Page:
The sedan was good enough to win New Zealand Car of the Year. Now there’s a more stylish edition of the E-Class. How does the Coupe shape up?
EXPENSE doesn’t really come into with the new E-Class Coupe – quite the opposite, almost.
No, really. The premium this new two-door shape carries over its sedan donor is, where applicable, a mere $3000 at most.
Moreover, although the top of the three-strong line, a 3.0-litre V6 come with a gilt-edged tag of $151,900 (or $2k above the sedan) before accessories are considered, Benz here reckons this top dog variant might not necessarily be a highly favoured pick.
That’s because they figure this sleek, low-roofed version of its award-winner will be judged every bit as much on pleasing pose value and any performance potential; for the moment at least, it’s very much a case of customers putting style ahead of sizzle.
Hence why there are two other models with a common four-cylinder 2.0-litre petrol engine, with different power and torque outputs.
The 135kW/300Nm E200 and 180kW/376Nm E300 editions don’t have the wallop of the 245kW/480Nm flagship, but in pricing respectively at $122,900 and $102,900 neither do that smash the wallet as heavily either.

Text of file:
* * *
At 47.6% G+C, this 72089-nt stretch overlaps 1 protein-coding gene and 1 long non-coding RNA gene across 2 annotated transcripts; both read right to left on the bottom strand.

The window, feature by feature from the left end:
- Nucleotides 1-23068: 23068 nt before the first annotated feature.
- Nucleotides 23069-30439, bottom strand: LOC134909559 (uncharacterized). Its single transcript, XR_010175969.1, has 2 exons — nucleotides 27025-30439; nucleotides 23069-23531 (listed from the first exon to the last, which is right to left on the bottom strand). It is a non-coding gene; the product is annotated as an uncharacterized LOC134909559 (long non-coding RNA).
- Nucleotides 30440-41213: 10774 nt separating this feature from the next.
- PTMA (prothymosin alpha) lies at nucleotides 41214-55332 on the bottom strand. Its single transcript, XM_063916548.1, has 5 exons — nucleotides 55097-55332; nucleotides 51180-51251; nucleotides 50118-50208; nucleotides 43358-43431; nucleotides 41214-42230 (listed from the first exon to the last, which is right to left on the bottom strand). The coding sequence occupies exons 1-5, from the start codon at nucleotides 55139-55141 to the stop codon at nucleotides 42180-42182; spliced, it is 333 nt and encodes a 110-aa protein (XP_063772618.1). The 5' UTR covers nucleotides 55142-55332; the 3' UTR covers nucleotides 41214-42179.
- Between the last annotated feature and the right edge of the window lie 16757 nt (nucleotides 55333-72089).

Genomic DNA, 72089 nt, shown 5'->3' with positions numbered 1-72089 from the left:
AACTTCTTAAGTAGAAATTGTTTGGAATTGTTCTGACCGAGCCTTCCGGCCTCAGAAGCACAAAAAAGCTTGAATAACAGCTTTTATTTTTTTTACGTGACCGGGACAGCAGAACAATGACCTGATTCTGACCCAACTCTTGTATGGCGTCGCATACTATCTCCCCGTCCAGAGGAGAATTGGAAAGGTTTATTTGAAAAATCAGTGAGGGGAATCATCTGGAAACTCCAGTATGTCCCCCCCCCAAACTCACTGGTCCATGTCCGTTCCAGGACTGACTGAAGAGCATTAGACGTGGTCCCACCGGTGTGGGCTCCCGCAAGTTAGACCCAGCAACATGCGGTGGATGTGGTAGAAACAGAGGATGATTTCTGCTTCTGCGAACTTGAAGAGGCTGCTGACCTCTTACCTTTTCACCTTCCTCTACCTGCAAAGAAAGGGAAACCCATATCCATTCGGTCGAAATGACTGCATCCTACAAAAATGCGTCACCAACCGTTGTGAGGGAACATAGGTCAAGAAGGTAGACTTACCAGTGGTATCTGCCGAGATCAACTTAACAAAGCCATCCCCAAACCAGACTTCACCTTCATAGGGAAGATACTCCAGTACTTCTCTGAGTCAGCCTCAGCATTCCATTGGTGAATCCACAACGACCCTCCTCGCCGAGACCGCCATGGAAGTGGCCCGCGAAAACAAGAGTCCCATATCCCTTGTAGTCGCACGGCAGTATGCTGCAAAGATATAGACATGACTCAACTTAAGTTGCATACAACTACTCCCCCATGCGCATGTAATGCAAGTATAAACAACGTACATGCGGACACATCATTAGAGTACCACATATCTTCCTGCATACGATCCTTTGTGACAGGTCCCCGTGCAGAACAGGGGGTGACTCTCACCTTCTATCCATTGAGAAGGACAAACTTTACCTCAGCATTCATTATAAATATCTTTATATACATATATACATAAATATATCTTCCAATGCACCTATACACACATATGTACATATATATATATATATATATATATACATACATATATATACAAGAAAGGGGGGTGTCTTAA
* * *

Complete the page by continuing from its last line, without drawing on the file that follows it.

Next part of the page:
So, when you ask what’ll this car do, in a sales sense, the response is that, potentially, the E300 could well become the volume leader followed by the E400, but there is every chance that entry car might deliver the biggest surprise.
Confidence in the fours coming to the fore is a comfortable call, given a now defunct model, the 2.0-litre E250, was the best seller.
“The E250 and E400 in the old range always did well for us,” product spokesman Matt Bruce says.
"We think (with the new range) there is some great opportunity for the E300 and E400 … but we also see some great opportunity for the E200 as well.
“We think that entry level priced car is going to create some growth; obviously all the E-Class cars carry a high level of standard spec so we think there will be a buyer for the E200, that’s why we decided to go with this model as well as the others.